Microsoft is investing heavily in PowerShell and providing support for managing Windows Server 2008, IIS7, SQL Server 2008, Exchange 2007, and other Microsoft server products. This means that we are approaching the Nirvana that is end-to-end build to deploy. Imagine getting latest from your source repository, building the code, unit/integration testing the code, building the documentation, labelling the build, and deploying into a QA environment! The entire process is automated and reproducible. You know the exact version of the code that went into QA. When you get the green light to do a live deployment, you give the same PowerShell scripts to the IT deployment team who uses it to deploy the compiled (and QA’d) bits into the production environment! Who best to write these deployment scripts than your friendly neighbourhood IT Pro, who is intimately familiar with the production and QA environments. This is a great collaboration point to get the IT Pros, who will be deploying and maintaining your apps, involved in the development process.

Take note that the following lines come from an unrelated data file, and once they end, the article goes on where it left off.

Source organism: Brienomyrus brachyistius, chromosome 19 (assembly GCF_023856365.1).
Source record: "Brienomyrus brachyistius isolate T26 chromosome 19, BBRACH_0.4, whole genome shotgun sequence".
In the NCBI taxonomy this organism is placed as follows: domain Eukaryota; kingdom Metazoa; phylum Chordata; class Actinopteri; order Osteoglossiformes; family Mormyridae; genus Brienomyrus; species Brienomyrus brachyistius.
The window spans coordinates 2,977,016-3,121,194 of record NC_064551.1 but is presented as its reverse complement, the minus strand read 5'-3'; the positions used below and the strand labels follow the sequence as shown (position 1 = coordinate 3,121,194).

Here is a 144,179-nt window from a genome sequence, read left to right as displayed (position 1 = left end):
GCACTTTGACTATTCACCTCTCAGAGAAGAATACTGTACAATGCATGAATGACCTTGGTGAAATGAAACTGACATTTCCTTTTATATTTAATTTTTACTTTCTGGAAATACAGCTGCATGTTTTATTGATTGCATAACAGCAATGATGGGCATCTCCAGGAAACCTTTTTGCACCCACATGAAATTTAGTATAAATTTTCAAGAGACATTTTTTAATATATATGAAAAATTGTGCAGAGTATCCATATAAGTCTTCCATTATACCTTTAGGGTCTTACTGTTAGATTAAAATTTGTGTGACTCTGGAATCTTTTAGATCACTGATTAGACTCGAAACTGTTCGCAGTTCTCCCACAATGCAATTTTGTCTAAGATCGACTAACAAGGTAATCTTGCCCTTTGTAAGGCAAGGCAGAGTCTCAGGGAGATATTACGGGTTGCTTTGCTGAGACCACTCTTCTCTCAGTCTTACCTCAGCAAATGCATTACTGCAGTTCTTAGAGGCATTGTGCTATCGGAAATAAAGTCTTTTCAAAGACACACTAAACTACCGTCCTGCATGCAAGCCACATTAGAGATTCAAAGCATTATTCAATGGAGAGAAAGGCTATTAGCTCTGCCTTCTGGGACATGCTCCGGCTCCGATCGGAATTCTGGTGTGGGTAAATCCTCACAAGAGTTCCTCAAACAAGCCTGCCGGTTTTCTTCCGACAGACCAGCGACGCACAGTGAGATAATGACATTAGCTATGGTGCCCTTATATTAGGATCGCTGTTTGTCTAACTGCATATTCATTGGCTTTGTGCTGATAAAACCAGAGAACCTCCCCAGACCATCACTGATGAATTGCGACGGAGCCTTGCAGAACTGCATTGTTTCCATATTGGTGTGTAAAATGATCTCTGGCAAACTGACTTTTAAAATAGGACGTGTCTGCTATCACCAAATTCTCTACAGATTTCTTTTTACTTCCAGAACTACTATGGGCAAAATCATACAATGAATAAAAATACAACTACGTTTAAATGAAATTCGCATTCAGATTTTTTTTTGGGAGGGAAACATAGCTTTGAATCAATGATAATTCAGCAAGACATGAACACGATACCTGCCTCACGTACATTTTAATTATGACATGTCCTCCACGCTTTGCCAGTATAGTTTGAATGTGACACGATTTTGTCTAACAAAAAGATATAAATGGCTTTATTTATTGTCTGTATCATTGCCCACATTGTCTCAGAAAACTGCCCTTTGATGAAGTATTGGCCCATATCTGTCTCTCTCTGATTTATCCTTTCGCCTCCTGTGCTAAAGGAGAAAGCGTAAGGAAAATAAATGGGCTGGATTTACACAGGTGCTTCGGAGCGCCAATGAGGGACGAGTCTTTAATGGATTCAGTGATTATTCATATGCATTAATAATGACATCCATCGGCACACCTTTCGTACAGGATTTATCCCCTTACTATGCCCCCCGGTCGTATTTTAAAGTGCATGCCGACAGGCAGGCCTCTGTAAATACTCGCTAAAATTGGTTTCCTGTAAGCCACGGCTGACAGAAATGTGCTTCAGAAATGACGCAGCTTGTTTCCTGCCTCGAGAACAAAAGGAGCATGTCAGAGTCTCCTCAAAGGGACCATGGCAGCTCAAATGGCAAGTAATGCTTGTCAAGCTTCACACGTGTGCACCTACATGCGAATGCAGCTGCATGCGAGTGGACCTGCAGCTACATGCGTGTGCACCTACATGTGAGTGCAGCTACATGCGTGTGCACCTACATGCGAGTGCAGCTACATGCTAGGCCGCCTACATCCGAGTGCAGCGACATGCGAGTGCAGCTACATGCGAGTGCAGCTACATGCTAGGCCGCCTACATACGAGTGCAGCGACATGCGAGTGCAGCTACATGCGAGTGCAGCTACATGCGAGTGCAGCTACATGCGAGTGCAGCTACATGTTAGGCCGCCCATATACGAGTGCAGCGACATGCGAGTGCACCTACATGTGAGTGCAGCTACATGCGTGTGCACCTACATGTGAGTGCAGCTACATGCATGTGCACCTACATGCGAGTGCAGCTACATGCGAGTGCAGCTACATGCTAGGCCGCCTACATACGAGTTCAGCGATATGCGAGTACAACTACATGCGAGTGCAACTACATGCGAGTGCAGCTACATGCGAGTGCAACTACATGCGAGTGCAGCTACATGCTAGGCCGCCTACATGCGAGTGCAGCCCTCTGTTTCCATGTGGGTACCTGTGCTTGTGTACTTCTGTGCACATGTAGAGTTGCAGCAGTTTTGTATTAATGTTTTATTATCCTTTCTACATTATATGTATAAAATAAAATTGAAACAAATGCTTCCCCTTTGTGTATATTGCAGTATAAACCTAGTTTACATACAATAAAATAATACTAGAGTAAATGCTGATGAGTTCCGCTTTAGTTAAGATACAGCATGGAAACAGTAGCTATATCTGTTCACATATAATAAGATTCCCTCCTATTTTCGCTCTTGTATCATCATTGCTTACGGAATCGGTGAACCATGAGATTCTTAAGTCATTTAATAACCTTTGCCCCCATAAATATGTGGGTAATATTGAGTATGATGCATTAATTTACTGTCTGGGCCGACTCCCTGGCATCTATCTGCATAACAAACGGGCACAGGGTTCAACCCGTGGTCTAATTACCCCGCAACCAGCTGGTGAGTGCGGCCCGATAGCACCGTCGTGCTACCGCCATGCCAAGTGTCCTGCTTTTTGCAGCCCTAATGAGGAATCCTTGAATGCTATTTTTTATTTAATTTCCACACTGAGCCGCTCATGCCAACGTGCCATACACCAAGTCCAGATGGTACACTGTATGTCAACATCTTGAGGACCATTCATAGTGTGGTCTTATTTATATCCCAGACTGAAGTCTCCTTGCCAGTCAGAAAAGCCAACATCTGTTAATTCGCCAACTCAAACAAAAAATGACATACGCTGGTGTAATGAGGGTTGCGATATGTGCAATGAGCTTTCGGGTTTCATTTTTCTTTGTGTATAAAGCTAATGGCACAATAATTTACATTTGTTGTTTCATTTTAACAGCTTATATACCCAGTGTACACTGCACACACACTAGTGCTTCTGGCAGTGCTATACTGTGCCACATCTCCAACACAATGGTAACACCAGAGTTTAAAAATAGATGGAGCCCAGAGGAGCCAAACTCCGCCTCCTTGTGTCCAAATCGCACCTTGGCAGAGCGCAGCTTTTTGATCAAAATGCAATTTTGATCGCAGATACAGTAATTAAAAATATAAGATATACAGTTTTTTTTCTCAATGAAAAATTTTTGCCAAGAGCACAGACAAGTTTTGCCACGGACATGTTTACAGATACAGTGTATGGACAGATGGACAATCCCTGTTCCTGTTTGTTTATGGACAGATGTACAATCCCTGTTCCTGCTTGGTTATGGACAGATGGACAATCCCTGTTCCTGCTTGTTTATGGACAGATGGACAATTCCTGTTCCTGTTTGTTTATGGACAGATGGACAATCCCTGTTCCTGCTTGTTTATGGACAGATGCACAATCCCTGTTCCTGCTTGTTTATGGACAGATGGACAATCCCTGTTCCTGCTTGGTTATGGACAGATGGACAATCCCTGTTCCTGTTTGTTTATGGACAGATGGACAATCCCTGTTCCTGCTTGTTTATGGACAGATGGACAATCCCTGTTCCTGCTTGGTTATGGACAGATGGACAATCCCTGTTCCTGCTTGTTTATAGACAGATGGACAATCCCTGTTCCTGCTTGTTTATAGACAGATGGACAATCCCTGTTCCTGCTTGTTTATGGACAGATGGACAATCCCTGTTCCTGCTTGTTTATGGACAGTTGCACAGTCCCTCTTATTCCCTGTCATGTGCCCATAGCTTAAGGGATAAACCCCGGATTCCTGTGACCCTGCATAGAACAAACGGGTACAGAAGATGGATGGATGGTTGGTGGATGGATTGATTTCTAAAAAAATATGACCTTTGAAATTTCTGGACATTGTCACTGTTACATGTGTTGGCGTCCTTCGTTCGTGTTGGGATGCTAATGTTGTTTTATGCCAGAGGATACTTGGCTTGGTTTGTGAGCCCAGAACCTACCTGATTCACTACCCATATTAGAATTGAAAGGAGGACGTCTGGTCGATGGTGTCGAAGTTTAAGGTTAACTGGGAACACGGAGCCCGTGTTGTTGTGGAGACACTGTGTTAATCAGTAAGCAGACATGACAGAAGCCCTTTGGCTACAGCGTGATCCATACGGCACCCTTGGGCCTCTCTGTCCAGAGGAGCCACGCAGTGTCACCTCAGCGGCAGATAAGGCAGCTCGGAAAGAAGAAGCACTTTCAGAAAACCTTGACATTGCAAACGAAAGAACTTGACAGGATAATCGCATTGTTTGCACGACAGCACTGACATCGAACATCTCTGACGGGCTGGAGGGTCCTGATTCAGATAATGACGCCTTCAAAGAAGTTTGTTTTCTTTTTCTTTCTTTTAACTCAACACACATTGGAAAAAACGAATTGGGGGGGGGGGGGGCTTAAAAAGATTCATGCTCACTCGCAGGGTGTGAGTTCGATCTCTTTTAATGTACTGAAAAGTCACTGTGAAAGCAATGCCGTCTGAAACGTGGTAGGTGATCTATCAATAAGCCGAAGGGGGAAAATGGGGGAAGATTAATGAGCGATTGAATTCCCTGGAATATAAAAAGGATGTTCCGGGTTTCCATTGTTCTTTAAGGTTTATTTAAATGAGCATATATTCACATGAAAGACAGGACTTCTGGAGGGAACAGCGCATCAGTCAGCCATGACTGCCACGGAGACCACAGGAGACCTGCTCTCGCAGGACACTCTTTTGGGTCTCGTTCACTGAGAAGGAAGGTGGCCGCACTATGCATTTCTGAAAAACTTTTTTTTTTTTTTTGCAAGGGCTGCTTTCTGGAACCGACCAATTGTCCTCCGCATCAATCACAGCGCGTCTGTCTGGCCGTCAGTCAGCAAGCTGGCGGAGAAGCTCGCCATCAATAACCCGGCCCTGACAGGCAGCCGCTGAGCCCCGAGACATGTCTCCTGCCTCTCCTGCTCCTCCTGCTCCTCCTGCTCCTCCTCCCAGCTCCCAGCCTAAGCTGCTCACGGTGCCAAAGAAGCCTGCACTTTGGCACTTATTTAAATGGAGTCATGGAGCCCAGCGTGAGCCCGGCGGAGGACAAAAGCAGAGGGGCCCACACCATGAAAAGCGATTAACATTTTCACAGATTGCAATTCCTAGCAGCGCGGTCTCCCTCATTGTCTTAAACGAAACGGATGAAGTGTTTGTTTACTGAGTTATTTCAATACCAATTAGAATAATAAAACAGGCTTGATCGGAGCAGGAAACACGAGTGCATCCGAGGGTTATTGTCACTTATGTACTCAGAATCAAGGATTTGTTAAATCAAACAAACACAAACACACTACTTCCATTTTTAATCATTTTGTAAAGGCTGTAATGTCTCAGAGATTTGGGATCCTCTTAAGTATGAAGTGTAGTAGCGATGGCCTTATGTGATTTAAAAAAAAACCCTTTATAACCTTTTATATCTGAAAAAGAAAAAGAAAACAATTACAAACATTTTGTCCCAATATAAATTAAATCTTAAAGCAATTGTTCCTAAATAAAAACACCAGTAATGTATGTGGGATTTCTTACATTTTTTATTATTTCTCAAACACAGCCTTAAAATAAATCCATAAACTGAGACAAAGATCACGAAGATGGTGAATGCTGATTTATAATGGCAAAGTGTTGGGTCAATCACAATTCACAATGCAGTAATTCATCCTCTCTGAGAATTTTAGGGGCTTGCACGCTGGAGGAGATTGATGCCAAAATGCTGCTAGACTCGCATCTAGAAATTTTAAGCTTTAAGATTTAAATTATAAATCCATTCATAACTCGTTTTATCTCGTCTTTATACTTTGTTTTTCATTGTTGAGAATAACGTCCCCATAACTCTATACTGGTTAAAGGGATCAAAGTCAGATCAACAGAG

Enough chitchat. Show me the code! Believe it or not, you probably already know a fair amount of PowerShell. Many of the commands you’re familiar with in cmd.exe work in PowerShell. (More surprisingly, many of the common commands you know from bash, tcsh, or other Unix shells also work!) The command line arguments are often different, but the basic familiar commands are there. So try out dir, cd, copy, del, move, pushd, popd, … (If you’re a old Unix hacker, you can try out ls, man, kill, pwd, ps, lp, cp, … Unfortunately there is no grep equivalent built in, which is terribly unfortunate.) All of these commands are actually aliases to PowerShell commands, which are named by VERB-NOUN, where NOUN is singular. For example to get a list of running processes, you run Get-Process, which is aliased to “ps”.